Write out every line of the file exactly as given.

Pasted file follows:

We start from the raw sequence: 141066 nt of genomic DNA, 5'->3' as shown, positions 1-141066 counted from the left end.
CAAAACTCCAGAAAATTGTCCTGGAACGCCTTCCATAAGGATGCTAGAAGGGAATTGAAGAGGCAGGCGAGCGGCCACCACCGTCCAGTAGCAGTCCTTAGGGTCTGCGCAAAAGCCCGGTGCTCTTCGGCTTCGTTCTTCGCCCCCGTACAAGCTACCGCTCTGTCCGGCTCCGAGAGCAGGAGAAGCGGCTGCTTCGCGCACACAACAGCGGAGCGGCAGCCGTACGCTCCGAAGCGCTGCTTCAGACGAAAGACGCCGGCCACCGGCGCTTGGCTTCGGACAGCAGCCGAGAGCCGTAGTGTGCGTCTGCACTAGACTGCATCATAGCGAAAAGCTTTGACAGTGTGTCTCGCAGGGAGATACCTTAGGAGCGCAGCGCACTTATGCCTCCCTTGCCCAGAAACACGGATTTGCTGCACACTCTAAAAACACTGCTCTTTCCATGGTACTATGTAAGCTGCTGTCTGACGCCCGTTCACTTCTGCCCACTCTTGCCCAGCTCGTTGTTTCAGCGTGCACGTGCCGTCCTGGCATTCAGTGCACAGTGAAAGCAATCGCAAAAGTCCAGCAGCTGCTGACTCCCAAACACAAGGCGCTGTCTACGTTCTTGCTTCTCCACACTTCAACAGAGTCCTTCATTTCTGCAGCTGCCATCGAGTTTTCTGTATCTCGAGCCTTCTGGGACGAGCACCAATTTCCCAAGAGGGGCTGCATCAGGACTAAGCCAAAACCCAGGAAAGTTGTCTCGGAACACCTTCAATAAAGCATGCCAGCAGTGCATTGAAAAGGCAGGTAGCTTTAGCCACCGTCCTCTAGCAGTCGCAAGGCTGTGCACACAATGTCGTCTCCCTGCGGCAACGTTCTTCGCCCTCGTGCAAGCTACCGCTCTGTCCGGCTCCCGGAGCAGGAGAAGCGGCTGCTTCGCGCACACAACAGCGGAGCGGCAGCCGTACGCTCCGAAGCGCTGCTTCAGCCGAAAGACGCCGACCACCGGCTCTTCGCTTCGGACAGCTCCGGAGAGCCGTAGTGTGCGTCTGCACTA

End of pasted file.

We start from the raw sequence: 141066 nt of genomic DNA, 5'->3' as shown, positions 1-141066 counted from the left end.
CAAAACTCCAGAAAATTGTCCTGGAACGCCTTCCATAAGGATGCTAGAAGGGAATTGAAGAGGCAGGCGAGCGGCCACCACCGTCCAGTAGCAGTCCTTAGGGTCTGCGCAAAAGCCCGGTGCTCTTCGGCTTCGTTCTTCGCCCCCGTACAAGCTACCGCTCTGTCCGGCTCCGAGAGCAGGAGAAGCGGCTGCTTCGCGCACACAACAGCGGAGCGGCAGCCGTACGCTCCGAAGCGCTGCTTCAGACGAAAGACGCCGGCCACCGGCGCTTGGCTTCGGACAGCAGCCGAGAGCCGTAGTGTGCGTCTGCACTAGACTGCATCATAGCGAAAAGCTTTGACAGTGTGTCTCGCAGGGAGATACCTTAGGAGCGCAGCGCACTTATGCCTCCCTTGCCCAGAAACACGGATTTGCTGCACACTCTAAAAACACTGCTCTTTCCATGGTACTATGTAAGCTGCTGTCTGACGCCCGTTCACTTCTGCCCACTCTTGCCCAGCTCGTTGTTTCAGCGTGCACGTGCCGTCCTGGCATTCAGTGCACAGTGAAAGCAATCGCAAAAGTCCAGCAGCTGCTGACTCCCAAACACAAGGCGCTGTCTACGTTCTTGCTTCTCCACACTTCAACAGAGTCCTTCATTTCTGCAGCTGCCATCGAGTTTTCTGTATCTCGAGCCTTCTGGGACGAGCACCAATTTCCCAAGAGGGGCTGCATCAGGACTAAGCCAAAACCCAGGAAAGTTGTCTCGGAACACCTTCAATAAAGCATGCCAGCAGTGCATTGAAAAGGCAGGTAGCTTTAGCCACCGTCCTCTAGCAGTCGCAAGGCTGTGCACACAATGTCGTCTCCCTGCGGCAACGTTCTTCGCCCTCGTGCAAGCTACCGCTCTGTCCGGCTCCCGGAGCAGGAGAAGCGGCTGCTTCGCGCACACAACAGCGGAGCGGCAGCCGTACGCTCCGAAGCGCTGCTTCAGCCGAAAGACGCCGACCACCGGCTCTTCGCTTCGGACAGCTCCGGAGAGCCGTAGTGTGCGTCTGCACTA